Album Review – Brandi Carlile's
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Photo: Neil Krug

We almost forgot what an outstanding generation talent Brandi Carlile is. Almost. Since she had to wait nearly four years since her last original studio recording, and she was so busy with The Highwomen and setting her name on as a producer on projects for others, we should remember how spectacular her solo work can be. and how powerful of a singer she is.

It takes seconds, not minutes, on this new album to take for granted the brilliance of writing and power of achievement that Brandi Carlile praises. An internal dialogue immediately begins in the listener about whether Carlile is one of the best singers in the roots area, for this generation or any other generation. Time and again, the music delivers “moments” in which the soul moves, and it reminds us of why it rose to the summit in the roots discipline and has stayed there for around 15 years.

We weren't sure what to expect from this new record. Unlike most albums of the era, In These Silent Days was preceded by less than half a dozen singles that wear off the new-car smell of a record before you even drive it out of the showroom. "Right On Time" was the only early track that quickly reminded us of what Brandi Carlile is capable of, but as a kind of flimsy piano ballad we wondered if we should arm ourselves for a lounge record rather than something more rooted, or for something completely different.

In These Silent Days you don't really put yourself in any genre. It continues Carlile's slow transition away from more country and roots material, although it still feels very authentic and grounded. Ultimately, it's one of those records where the strength of the material renders discussions of genre or style irrelevant. Just call it "Americana" and move on.

Carlile used her free time during the pandemic to write her memoirs to ponder the gifts in her life, especially her partner Catherine Shepherd, who is, so to speak, the unnamed protagonist of this album. Her two daughters also become inspiration for songs. In These Silent Days is a strikingly personal work by Carlile, while each track conveys some wisdom that makes it resonate deeper than just Carlile's personal universe.

Right On Time and When You're Wrong remind you that love is never perfect. It is far from that. But if it's right then it lasts and it takes work. Sometimes it's more important than being right, admitting when you're wrong, and expressing the vulnerability of being dependent on someone else. “Mama Werewolf” is Brandi's endeavor to explain her true nature to her children as she seeks to share a simple lesson with them on “Stay Gentle” – one that we can all benefit from.

While some used the pandemic as an excuse to release acoustic tracks, rethink old material, or make other unimaginable efforts just to stay busy, Brandi Carlile used the time to refine what would come next, about the slump Avoiding the album in the middle of the career many fall victim. To rewrite and re-enact everything with their twins Tim and Phil Hanseroth, and to work with Dave Cobb as producer, there was an intimacy and comfort between all parties and a philosophy of not fixing anything that wasn't broken. But there was also a focus on not being satisfied, staying hungry and restless, and continuing to push and challenge yourself.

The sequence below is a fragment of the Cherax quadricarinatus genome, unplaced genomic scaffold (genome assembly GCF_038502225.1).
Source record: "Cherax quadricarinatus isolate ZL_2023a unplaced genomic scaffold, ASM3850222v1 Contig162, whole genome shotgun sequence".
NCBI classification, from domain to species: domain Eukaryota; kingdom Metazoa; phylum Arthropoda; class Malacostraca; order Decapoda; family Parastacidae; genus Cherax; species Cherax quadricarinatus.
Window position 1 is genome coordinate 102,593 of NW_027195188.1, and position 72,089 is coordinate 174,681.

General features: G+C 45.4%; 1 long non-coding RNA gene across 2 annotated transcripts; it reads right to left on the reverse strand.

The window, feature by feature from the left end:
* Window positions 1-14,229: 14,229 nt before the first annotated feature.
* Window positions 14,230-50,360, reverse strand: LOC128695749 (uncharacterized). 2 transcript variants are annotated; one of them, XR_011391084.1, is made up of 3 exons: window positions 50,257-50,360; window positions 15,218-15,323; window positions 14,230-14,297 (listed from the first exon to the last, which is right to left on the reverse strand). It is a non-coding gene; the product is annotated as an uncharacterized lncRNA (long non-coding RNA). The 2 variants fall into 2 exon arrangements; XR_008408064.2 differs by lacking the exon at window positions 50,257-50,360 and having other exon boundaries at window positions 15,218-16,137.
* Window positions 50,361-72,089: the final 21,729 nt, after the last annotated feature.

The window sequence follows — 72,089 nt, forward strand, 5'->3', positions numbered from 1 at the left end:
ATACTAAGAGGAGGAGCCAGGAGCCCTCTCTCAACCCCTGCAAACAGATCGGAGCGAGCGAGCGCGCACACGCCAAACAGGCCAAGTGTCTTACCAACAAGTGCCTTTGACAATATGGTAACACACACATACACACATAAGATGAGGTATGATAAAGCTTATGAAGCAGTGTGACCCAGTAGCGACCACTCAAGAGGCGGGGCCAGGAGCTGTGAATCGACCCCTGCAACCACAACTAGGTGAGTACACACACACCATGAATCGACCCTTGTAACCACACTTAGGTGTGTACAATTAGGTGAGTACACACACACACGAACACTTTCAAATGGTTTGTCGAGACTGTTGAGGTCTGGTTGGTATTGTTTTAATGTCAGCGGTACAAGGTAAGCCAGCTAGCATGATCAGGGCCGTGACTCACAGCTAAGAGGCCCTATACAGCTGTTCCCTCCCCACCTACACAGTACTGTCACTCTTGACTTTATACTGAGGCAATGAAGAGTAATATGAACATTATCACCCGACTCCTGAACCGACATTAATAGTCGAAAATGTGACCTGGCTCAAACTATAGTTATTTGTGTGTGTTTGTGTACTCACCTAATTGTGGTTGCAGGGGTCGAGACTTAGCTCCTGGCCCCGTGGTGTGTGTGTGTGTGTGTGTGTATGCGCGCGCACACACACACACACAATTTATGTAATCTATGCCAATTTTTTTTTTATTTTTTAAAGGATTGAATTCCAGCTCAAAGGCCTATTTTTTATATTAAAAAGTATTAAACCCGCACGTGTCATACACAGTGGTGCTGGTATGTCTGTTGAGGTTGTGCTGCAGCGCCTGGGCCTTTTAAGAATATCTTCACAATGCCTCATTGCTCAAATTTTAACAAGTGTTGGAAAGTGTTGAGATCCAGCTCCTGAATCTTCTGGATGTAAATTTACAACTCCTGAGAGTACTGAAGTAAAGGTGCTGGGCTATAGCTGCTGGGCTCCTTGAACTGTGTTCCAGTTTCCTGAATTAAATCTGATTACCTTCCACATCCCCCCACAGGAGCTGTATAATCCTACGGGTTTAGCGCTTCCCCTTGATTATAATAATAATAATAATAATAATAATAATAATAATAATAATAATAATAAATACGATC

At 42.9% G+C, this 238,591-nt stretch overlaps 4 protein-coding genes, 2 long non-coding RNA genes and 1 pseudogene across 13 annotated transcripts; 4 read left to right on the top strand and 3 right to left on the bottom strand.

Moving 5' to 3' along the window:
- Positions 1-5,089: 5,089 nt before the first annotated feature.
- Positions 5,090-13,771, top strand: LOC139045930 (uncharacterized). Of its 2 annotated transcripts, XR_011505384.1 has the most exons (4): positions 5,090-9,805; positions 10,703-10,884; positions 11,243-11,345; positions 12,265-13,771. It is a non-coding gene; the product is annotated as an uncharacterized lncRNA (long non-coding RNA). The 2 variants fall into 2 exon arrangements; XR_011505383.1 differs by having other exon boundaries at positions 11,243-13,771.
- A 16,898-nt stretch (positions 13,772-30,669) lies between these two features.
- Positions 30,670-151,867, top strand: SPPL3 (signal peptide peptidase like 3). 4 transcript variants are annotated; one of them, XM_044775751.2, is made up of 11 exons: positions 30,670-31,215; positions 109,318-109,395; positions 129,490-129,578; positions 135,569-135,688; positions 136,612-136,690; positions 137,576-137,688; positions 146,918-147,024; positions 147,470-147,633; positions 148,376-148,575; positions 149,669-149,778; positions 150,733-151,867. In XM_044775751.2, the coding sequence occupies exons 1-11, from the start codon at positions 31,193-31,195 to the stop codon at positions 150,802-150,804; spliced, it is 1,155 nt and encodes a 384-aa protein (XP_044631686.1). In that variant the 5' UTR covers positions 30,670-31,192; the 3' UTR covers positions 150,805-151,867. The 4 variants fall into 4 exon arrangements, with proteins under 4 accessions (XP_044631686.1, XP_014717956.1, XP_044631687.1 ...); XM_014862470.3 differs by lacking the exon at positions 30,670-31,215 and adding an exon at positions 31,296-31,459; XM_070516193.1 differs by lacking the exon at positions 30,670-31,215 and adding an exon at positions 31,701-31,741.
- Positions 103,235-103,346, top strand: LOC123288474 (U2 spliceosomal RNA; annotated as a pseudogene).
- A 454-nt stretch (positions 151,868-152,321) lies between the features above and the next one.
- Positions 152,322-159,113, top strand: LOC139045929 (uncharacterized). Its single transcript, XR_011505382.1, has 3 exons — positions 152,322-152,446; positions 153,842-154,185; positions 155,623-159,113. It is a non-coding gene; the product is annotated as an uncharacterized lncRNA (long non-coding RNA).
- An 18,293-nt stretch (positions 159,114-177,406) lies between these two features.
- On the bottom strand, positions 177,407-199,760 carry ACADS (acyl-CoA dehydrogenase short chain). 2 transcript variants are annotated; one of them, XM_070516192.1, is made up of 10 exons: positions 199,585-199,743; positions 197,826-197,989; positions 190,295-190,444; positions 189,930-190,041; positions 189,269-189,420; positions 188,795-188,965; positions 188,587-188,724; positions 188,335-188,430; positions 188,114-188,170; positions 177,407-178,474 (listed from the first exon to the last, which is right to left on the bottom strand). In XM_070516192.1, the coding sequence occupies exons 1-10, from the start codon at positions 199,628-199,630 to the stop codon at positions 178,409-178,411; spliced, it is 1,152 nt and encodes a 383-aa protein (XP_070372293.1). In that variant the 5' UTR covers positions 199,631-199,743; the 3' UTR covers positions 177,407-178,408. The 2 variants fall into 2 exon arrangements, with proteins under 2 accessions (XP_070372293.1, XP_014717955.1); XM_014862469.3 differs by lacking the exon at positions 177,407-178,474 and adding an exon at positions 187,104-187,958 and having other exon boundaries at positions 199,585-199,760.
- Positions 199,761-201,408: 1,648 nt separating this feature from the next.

Perhaps most notably, after nearly two decades of her career, Brandi Carlile is always finding new contours, richer textures, interesting folds, and higher ranges for her voice, and is able to write songs to both capture and highlight these skills. Perhaps age and wear and tear have even crept into their sound quality to some extent. But instead of using this as an excuse to move to a more rigorous approach to her singing, she hugs it like Emmylou Harris and understands that squeezing a voice to the point where it fails is where the most intense Emotions are captured while Dave Cobb did a little audio magic with volume and reverb to create some truly incredible moments on this record with Carlile's voice at its center.

Yes, In These Silent Days' roots are probably the least pronounced in Brandi Carlile's career. And like so many "Americana" artists these days, the mere mention of their name will attract strong opinions from independent country fans who like to sniff Americana too, but aren't always happy with how outspoken the artists are.

But that's not a political record. And unlike some other artists who might ask you to look beyond their prickly personality traits and mood swings, Brandi Carlile at least still delivers on the musical side. One of the few times Carlile brings up a subject beyond her own family circle is "Sinners, Saints, and Fools," a well-written and inspired phrase about the ongoing immigration struggle in America. And, as we have seen in the past few months, no particular political orientation owns the anger on this issue. They all do.

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Brandi Carlile's producer efforts on Tanya Tucker's 2019 comeback album While I'm Livin 'were okay, but recording Tanya's songs Brandi wrote for her rather than finding the best material spoiled the experience for some. The Highwomen record was historic for many reasons, but Brandi's specific decision to mix all vocals in mono made for a less than ideal listening experience. Maybe producing isn't their forte. Of course, if Brandi Carlile just coughs into a microphone it could win three Grammy Awards, so who should say that?

But Brandi Carlile will also remember these sideline activities. It is their own music that has shaped and continues to shape her legacy. In These Silent Days, there is a strong, inspired, challenging, driving, and ultimately compelling argument for Brandi Carlile continuing her role as the lead actress in modern Americana.


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